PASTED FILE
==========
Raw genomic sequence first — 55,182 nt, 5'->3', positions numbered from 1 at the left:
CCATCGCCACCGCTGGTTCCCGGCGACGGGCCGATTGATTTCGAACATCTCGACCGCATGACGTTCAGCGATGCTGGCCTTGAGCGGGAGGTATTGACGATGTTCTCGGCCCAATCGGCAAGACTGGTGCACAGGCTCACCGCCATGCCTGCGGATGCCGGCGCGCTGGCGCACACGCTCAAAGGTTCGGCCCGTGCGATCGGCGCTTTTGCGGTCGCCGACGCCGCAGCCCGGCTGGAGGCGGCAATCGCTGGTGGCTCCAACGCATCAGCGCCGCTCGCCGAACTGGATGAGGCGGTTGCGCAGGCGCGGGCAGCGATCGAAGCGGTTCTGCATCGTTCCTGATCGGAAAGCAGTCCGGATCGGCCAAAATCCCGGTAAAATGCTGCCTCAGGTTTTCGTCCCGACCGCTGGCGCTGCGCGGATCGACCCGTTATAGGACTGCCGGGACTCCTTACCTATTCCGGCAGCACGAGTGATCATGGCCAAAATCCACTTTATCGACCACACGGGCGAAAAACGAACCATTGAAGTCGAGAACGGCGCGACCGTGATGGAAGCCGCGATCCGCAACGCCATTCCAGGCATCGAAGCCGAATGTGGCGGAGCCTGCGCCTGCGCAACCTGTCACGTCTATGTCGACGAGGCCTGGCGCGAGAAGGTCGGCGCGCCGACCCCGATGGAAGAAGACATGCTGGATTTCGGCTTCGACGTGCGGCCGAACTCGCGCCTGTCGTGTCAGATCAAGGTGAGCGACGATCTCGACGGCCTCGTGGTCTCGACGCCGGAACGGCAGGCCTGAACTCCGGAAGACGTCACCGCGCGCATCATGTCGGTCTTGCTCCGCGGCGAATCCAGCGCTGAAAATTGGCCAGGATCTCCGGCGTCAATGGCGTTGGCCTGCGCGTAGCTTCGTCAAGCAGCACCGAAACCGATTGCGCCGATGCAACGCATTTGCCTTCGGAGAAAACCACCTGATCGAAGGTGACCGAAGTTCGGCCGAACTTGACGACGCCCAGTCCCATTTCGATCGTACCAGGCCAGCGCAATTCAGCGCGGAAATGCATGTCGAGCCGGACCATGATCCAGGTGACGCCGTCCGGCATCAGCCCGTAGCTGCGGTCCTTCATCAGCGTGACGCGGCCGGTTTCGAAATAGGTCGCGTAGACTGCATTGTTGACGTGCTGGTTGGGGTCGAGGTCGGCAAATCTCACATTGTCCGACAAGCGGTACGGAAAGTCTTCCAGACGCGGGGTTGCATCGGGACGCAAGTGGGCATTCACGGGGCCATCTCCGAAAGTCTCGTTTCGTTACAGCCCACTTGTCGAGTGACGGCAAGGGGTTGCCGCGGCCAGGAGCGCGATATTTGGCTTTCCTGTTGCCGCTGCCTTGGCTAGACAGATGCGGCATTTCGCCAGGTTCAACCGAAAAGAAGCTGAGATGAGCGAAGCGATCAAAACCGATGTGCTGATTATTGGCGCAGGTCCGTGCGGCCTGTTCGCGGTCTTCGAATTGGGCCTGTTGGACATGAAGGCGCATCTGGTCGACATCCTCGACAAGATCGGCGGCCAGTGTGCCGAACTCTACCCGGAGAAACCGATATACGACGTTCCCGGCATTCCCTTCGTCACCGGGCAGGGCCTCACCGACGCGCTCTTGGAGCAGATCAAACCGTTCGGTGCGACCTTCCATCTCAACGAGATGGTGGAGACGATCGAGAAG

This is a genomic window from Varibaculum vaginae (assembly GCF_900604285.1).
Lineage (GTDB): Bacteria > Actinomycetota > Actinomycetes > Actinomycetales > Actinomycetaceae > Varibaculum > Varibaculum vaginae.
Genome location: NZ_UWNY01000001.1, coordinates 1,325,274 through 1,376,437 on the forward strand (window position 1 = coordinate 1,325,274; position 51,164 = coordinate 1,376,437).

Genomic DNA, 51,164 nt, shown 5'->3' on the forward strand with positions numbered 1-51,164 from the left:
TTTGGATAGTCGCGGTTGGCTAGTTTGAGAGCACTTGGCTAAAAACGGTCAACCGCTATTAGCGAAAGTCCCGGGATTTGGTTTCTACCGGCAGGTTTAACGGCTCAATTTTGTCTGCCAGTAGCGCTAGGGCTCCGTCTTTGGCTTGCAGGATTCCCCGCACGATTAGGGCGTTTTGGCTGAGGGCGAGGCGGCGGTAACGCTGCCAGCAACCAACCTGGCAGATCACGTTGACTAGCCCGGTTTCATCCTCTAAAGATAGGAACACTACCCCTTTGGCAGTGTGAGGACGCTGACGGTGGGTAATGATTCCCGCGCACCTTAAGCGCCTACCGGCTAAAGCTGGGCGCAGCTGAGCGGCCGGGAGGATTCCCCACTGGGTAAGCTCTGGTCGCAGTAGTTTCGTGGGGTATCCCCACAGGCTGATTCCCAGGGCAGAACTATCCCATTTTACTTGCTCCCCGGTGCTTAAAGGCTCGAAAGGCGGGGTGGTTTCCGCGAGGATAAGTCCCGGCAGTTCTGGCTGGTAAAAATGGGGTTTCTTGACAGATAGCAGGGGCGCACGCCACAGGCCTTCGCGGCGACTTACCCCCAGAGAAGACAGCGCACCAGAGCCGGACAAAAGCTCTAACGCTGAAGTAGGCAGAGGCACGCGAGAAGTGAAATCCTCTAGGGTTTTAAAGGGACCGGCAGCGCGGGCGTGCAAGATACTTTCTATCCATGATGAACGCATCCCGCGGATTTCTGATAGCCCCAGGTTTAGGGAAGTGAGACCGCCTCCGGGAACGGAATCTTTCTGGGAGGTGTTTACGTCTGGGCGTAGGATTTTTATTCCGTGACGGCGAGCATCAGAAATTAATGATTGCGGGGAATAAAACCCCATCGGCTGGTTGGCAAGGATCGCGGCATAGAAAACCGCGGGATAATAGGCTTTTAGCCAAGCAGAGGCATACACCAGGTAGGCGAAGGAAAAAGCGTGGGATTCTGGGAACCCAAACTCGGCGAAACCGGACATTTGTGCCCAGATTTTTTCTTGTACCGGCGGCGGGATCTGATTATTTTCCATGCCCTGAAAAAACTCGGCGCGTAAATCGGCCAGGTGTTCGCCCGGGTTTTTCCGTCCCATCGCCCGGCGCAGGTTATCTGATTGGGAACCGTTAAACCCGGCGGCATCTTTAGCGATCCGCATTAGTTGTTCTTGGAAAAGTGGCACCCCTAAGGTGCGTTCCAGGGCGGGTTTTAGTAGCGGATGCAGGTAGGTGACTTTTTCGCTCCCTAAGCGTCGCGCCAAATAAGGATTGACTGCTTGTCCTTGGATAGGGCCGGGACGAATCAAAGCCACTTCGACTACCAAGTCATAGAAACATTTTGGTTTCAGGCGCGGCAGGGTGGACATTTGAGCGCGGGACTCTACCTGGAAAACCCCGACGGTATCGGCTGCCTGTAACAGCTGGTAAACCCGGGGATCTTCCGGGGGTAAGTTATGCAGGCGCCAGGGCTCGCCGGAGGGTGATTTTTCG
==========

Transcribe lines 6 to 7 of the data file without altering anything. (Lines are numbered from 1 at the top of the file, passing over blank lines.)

Genomic DNA, 51,164 nt, shown 5'->3' on the forward strand with positions numbered 1-51,164 from the left:
TTTGGATAGTCGCGGTTGGCTAGTTTGAGAGCACTTGGCTAAAAACGGTCAACCGCTATTAGCGAAAGTCCCGGGATTTGGTTTCTACCGGCAGGTTTAACGGCTCAATTTTGTCTGCCAGTAGCGCTAGGGCTCCGTCTTTGGCTTGCAGGATTCCCCGCACGATTAGGGCGTTTTGGCTGAGGGCGAGGCGGCGGTAACGCTGCCAGCAACCAACCTGGCAGATCACGTTGACTAGCCCGGTTTCATCCTCTAAAGATAGGAACACTACCCCTTTGGCAGTGTGAGGACGCTGACGGTGGGTAATGATTCCCGCGCACCTTAAGCGCCTACCGGCTAAAGCTGGGCGCAGCTGAGCGGCCGGGAGGATTCCCCACTGGGTAAGCTCTGGTCGCAGTAGTTTCGTGGGGTATCCCCACAGGCTGATTCCCAGGGCAGAACTATCCCATTTTACTTGCTCCCCGGTGCTTAAAGGCTCGAAAGGCGGGGTGGTTTCCGCGAGGATAAGTCCCGGCAGTTCTGGCTGGTAAAAATGGGGTTTCTTGACAGATAGCAGGGGCGCACGCCACAGGCCTTCGCGGCGACTTACCCCCAGAGAAGACAGCGCACCAGAGCCGGACAAAAGCTCTAACGCTGAAGTAGGCAGAGGCACGCGAGAAGTGAAATCCTCTAGGGTTTTAAAGGGACCGGCAGCGCGGGCGTGCAAGATACTTTCTATCCATGATGAACGCATCCCGCGGATTTCTGATAGCCCCAGGTTTAGGGAAGTGAGACCGCCTCCGGGAACGGAATCTTTCTGGGAGGTGTTTACGTCTGGGCGTAGGATTTTTATTCCGTGACGGCGAGCATCAGAAATTAATGATTGCGGGGAATAAAACCCCATCGGCTGGTTGGCAAGGATCGCGGCATAGAAAACCGCGGGATAATAGGCTTTTAGCCAAGCAGAGGCATACACCAGGTAGGCGAAGGAAAAAGCGTGGGATTCTGGGAACCCAAACTCGGCGAAACCGGACATTTGTGCCCAGATTTTTTCTTGTACCGGCGGCGGGATCTGATTATTTTCCATGCCCTGAAAAAACTCGGCGCGTAAATCGGCCAGGTGTTCGCCCGGGTTTTTCCGTCCCATCGCCCGGCGCAGGTTATCTGATTGGGAACCGTTAAACCCGGCGGCATCTTTAGCGATCCGCATTAGTTGTTCTTGGAAAAGTGGCACCCCTAAGGTGCGTTCCAGGGCGGGTTTTAGTAGCGGATGCAGGTAGGTGACTTTTTCGCTCCCTAAGCGTCGCGCCAAATAAGGATTGACTGCTTGTCCTTGGATAGGGCCGGGACGAATCAAAGCCACTTCGACTACCAAGTCATAGAAACATTTTGGTTTCAGGCGCGGCAGGGTGGACATTTGAGCGCGGGACTCTACCTGGAAAACCCCGACGGTATCGGCTGCCTGTAACAGCTGGTAAACCCGGGGATCTTCCGGGGGTAAGTTATGCAGGCGCCAGGGCTCGCCGGAGGGTGATTTTTCG